At the end of the 2011-12 school year, I expressed my displeasure with the three-week test-taking marathon students endured in my school district. Now I’m going to kick off the 2012-13 school year by griping about a fresh crop of tests that reach a new level of ridiculous:
Pre-tests – These tests are administered at the beginning of the school year to assess a student’s knowledge about a subject before the student takes the course in the subject. Apparently, the scores on these tests compared with the scores on the year-end tests are supposed to gauge the teacher’s success. I’m astonished that this seriously flawed plan was implemented because it offers nothing but disruption and frustration at a critical juncture in the school year. Testing a student on a subject before the student learns the material is pointless. In addition, standardized tests are not a valid measure of a student’s skills or knowledge, so they are certainly not a valid indicator of a teacher’s performance.
Field Tests – These are pilot tests that student guinea pigs are forced to take to help education officials and testing companies determine which questions are appropriate for the actual test. These tests are an egregious waste of the student’s valuable time.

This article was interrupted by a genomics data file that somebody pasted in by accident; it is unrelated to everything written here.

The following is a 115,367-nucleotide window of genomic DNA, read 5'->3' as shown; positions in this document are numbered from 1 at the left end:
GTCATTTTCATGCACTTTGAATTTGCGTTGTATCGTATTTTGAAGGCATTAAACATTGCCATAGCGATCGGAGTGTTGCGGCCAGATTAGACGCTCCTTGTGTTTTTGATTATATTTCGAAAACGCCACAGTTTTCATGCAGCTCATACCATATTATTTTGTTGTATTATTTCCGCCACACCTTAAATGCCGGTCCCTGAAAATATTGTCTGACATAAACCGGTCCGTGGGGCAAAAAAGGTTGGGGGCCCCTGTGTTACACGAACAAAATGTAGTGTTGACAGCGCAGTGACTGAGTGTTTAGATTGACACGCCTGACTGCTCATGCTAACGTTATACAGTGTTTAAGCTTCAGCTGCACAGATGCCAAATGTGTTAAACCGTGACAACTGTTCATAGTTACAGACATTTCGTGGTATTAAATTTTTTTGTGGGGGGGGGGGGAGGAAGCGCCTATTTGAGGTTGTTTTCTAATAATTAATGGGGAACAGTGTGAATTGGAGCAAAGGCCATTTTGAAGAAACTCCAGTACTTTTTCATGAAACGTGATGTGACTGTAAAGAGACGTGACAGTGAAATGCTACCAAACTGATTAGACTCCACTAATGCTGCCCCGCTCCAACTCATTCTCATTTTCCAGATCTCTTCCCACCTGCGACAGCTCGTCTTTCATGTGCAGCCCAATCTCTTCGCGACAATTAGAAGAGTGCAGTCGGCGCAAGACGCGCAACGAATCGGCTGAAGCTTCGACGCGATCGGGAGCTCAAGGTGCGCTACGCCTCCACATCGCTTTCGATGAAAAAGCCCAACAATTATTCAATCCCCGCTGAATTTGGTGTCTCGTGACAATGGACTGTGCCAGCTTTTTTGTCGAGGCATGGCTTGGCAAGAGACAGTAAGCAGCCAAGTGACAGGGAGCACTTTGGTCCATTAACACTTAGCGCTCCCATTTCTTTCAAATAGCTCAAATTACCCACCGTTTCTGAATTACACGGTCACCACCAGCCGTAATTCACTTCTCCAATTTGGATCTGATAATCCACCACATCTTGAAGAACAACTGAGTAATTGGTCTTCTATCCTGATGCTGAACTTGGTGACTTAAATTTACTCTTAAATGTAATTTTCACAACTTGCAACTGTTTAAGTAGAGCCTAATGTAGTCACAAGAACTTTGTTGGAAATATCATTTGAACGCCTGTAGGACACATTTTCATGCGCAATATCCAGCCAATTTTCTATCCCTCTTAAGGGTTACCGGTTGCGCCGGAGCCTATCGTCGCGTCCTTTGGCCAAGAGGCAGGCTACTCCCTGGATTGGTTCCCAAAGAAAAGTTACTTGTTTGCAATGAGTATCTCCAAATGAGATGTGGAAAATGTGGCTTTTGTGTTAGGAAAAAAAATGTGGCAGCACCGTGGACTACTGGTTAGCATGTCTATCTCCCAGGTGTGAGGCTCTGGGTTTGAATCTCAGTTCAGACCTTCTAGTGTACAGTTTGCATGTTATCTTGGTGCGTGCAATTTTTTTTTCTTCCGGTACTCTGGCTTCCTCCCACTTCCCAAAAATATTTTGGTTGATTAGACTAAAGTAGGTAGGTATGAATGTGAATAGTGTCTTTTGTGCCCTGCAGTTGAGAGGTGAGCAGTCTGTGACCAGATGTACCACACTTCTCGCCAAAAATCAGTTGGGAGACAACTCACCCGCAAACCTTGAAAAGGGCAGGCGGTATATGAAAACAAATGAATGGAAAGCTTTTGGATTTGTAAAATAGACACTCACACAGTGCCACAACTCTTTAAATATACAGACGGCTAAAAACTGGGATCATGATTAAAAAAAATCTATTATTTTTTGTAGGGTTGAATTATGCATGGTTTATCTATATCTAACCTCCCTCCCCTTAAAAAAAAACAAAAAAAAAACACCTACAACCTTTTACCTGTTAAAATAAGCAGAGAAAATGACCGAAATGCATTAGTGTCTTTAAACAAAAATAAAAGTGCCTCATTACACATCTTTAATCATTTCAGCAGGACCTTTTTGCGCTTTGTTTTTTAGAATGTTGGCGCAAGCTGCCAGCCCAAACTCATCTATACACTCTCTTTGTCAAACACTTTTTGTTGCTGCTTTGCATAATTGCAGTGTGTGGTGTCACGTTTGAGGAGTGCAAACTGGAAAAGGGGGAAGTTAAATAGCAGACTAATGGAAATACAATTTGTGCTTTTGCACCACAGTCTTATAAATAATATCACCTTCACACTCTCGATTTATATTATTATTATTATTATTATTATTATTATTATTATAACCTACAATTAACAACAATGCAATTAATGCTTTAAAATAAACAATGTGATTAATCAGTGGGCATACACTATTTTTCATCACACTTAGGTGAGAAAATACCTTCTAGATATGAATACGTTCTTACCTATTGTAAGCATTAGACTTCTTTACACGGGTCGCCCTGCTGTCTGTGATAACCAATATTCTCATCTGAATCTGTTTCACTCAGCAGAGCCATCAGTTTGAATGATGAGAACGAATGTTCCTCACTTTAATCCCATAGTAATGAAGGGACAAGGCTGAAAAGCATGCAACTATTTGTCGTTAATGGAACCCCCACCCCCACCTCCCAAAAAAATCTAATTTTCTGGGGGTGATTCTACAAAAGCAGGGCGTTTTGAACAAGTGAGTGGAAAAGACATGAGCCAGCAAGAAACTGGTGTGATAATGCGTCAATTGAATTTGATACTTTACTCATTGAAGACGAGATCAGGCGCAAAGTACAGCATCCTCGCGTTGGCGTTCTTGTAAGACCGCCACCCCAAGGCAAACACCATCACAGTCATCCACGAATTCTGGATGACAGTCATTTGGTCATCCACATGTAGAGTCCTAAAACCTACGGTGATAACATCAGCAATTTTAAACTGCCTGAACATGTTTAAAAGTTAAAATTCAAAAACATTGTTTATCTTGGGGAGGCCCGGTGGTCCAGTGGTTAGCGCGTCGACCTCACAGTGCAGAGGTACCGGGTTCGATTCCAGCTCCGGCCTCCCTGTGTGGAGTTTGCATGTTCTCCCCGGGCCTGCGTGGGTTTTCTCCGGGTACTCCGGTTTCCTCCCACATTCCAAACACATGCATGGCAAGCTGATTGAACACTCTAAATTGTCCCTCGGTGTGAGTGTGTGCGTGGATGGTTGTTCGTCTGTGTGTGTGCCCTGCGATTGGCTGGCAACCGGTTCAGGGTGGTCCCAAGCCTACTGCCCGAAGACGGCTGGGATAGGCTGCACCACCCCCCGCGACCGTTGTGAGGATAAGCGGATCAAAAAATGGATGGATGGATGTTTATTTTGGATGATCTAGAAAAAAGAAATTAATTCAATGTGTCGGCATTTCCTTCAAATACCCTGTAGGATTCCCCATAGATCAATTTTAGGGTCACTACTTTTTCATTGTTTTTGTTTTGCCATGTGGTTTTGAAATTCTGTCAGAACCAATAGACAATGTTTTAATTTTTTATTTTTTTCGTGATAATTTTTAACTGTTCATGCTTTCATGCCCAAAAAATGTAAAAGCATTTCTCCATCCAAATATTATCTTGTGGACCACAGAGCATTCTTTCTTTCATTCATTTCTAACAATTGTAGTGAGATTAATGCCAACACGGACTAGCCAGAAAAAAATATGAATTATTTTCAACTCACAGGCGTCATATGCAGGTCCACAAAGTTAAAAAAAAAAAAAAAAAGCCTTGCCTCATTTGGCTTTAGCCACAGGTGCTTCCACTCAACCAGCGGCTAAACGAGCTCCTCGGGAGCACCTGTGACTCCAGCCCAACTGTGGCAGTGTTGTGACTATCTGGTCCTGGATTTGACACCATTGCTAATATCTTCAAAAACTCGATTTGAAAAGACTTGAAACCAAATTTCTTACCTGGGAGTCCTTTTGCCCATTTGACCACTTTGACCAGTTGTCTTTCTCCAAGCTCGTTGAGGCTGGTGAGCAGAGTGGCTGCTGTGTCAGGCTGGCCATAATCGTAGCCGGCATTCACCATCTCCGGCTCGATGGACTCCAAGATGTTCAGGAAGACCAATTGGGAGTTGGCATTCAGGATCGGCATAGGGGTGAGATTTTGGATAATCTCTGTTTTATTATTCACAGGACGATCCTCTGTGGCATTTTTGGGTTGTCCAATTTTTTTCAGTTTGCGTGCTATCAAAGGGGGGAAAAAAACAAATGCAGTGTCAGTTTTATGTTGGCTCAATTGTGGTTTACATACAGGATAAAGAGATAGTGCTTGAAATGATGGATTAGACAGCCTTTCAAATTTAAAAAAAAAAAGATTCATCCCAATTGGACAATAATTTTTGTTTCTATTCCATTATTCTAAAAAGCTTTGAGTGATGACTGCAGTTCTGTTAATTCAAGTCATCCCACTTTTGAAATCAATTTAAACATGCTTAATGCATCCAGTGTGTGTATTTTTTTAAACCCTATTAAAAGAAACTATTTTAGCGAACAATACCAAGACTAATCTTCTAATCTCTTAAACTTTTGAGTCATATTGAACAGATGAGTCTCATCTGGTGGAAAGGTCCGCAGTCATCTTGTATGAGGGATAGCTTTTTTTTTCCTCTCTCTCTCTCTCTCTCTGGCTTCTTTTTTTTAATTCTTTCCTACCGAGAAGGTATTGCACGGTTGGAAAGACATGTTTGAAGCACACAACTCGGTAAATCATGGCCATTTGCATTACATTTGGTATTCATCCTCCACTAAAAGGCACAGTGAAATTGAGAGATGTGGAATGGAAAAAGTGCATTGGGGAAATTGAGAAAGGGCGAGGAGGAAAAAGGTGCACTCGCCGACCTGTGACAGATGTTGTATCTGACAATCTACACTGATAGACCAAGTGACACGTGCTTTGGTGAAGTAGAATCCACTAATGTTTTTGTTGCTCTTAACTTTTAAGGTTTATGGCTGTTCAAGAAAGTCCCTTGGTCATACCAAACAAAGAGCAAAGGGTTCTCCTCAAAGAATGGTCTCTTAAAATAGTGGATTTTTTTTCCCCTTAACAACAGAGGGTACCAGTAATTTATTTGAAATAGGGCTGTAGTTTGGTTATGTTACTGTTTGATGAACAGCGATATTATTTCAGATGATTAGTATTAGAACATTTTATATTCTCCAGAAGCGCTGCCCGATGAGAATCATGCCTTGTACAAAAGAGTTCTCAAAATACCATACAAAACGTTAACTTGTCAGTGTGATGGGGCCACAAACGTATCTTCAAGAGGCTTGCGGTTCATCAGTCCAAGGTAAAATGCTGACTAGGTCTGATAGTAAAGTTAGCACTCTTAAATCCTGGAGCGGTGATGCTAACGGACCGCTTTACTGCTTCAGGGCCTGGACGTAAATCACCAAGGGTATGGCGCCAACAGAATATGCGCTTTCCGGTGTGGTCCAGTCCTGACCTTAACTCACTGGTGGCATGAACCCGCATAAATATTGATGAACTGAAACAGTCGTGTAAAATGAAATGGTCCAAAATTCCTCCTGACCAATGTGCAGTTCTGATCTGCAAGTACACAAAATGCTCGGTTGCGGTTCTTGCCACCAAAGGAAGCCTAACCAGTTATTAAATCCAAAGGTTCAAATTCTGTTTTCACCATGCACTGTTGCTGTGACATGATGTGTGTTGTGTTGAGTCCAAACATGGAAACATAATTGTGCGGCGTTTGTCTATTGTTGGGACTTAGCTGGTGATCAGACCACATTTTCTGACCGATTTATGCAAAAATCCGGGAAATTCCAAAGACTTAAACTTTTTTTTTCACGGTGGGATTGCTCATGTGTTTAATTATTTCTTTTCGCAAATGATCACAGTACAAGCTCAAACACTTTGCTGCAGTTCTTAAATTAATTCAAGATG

Art Tests - A standardized, multiple-choice test in art is counterintuitive. Art is about creativity and self-expression, not conformity. An artist’s skills cannot be evaluated by a written test. It’s debatable whether an artist’s skills can be evaluated at all, since art is highly subjective.
Physical Education Tests – A written test in physical education is also counterintuitive. Physical education is by definition physical. Students should be engaging in physical activity and benefiting from exercise in this class, not sitting and taking a test. To determine whether a student has learned the skills involved in a game or sport, or understands the rules, ask them to participate in the activity, not take a test about it.
Standardized tests divert time and money from meaningful educational activities, and they are not a valid measure of a student’s knowledge or skills. Yet education officials continue to think up new ways to impose them on our teachers, students and schools.
What’s next – a test about lunch?